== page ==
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New Walls of Water (38 of 52)
Christopher B. Harbin
Every generation has to face its own struggles, difficulties, and challenges. We can look to our heritage to find direction, comfort, or understanding for the issues we face. Even so, the challenges before us are often not the same as those of generations past. The circumstances of life around us often alter reality in ways that would not be recognizable to generations that went before us. While this may be especially true in looking at much of the technological advances of the last couple of centuries, history is full of stories in which one's generation's challenges were rather different from those of the one before. While some issues may look similar, the substance behind them may be radically different. We can still learn from those who came before, even when our challenges are not the same.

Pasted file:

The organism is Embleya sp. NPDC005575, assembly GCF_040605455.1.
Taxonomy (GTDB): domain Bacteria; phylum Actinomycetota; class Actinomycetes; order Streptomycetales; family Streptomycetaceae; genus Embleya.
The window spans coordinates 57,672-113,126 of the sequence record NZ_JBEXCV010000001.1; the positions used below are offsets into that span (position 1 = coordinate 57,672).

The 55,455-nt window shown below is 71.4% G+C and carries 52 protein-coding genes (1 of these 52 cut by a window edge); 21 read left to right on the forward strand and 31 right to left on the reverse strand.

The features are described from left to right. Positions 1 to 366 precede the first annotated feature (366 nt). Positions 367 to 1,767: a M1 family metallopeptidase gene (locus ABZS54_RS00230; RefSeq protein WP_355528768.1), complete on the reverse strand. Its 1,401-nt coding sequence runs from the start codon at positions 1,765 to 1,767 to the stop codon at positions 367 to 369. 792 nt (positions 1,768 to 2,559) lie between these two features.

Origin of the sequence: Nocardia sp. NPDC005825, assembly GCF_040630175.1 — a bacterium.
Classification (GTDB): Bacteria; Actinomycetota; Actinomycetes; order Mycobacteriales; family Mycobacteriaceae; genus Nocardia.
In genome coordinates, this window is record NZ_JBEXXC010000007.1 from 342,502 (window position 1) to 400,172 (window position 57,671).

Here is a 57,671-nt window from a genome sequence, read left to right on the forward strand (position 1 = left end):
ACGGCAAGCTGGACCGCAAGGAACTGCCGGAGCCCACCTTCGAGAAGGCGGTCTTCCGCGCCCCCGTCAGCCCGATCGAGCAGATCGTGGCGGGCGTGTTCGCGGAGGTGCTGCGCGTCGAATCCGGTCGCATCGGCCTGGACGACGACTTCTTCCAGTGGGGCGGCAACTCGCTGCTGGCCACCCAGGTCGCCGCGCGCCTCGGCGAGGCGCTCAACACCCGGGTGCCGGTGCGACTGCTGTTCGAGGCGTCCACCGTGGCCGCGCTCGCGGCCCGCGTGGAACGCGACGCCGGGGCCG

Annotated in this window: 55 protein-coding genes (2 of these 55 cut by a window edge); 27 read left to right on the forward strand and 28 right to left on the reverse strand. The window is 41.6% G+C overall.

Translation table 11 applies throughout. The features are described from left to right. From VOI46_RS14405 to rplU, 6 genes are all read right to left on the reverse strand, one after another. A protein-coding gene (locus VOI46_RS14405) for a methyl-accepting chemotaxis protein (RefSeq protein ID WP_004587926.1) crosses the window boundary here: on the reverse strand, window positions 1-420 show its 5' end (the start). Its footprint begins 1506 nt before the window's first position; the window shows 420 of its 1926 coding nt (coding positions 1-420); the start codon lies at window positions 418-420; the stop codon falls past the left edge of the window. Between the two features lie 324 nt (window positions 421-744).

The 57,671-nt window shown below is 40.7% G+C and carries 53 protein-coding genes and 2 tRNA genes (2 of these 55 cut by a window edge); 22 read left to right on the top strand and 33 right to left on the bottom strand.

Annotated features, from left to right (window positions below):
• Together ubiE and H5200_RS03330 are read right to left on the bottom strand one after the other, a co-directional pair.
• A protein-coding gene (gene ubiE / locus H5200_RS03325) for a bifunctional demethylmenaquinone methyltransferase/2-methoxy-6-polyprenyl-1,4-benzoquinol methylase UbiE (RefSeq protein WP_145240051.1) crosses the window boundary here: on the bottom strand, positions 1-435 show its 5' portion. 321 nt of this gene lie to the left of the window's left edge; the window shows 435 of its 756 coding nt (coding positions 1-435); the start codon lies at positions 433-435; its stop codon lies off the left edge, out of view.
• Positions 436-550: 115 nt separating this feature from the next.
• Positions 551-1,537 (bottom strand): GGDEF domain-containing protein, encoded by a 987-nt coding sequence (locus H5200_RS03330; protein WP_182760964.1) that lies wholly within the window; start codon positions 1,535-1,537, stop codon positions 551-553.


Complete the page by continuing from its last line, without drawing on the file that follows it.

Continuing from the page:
When we read and tell the stories of the Bible, we often compact them in our minds as though they happened almost simultaneously. Rarely is that the case. A couple of weeks ago, we read the story of the Hebrews passing through the Reed Sea. Last week we read of spies sent to investigate the land of God's promise and their report of giants in the land. Today's passage takes place an entire generation after those accounts. The text would use the phrase forty years, but that was a standard rounded number for the Hebrews, enough time for a generation to pass away and a new one to arise.
The lessons of yesteryear were learned by a generation that had passed on. Their experiences with Yahweh were now stories of an earlier period of history. Whatever the people had experienced on leaving Egypt and marching through the Reed Sea was now a tale of a generation gone before. The children and youth who had marched through the waters of the Reed Sea in flight from the Egyptians did not remember the events the same way their parents did. These had become stories of times past. They were ...
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